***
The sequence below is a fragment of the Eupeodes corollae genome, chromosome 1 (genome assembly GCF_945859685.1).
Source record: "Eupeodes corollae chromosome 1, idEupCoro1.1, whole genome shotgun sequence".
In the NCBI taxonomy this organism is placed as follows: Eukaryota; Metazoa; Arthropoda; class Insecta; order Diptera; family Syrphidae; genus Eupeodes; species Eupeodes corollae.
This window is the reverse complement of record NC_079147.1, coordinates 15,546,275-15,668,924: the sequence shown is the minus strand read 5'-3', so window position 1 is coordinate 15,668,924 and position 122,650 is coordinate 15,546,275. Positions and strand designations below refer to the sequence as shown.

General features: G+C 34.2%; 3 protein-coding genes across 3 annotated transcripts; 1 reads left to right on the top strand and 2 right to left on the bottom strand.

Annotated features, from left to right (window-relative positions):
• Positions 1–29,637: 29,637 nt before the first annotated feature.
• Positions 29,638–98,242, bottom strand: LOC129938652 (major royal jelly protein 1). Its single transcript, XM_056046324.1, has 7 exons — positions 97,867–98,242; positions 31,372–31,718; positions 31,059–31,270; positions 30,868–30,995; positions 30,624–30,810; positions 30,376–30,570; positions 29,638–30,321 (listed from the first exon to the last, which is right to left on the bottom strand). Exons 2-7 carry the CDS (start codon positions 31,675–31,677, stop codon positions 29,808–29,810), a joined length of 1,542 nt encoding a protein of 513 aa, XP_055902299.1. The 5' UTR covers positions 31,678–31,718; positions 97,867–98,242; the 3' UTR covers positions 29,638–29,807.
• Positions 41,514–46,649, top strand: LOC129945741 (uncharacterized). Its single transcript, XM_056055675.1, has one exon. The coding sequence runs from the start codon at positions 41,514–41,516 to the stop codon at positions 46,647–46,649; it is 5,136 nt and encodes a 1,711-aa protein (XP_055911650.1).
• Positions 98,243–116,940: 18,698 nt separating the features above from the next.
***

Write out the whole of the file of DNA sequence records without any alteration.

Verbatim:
The sequence below is a fragment of the Eupeodes corollae genome, chromosome 1 (genome assembly GCF_945859685.1).
Source record: "Eupeodes corollae chromosome 1, idEupCoro1.1, whole genome shotgun sequence".
In the NCBI taxonomy this organism is placed as follows: Eukaryota; Metazoa; Arthropoda; class Insecta; order Diptera; family Syrphidae; genus Eupeodes; species Eupeodes corollae.
This window is the reverse complement of record NC_079147.1, coordinates 15,546,275-15,668,924: the sequence shown is the minus strand read 5'-3', so window position 1 is coordinate 15,668,924 and position 122,650 is coordinate 15,546,275. Positions and strand designations below refer to the sequence as shown.

General features: G+C 34.2%; 3 protein-coding genes across 3 annotated transcripts; 1 reads left to right on the top strand and 2 right to left on the bottom strand.

Annotated features, from left to right (window-relative positions):
• Positions 1–29,637: 29,637 nt before the first annotated feature.
• Positions 29,638–98,242, bottom strand: LOC129938652 (major royal jelly protein 1). Its single transcript, XM_056046324.1, has 7 exons — positions 97,867–98,242; positions 31,372–31,718; positions 31,059–31,270; positions 30,868–30,995; positions 30,624–30,810; positions 30,376–30,570; positions 29,638–30,321 (listed from the first exon to the last, which is right to left on the bottom strand). Exons 2-7 carry the CDS (start codon positions 31,675–31,677, stop codon positions 29,808–29,810), a joined length of 1,542 nt encoding a protein of 513 aa, XP_055902299.1. The 5' UTR covers positions 31,678–31,718; positions 97,867–98,242; the 3' UTR covers positions 29,638–29,807.
• Positions 41,514–46,649, top strand: LOC129945741 (uncharacterized). Its single transcript, XM_056055675.1, has one exon. The coding sequence runs from the start codon at positions 41,514–41,516 to the stop codon at positions 46,647–46,649; it is 5,136 nt and encodes a 1,711-aa protein (XP_055911650.1).
• Positions 98,243–116,940: 18,698 nt separating the features above from the next.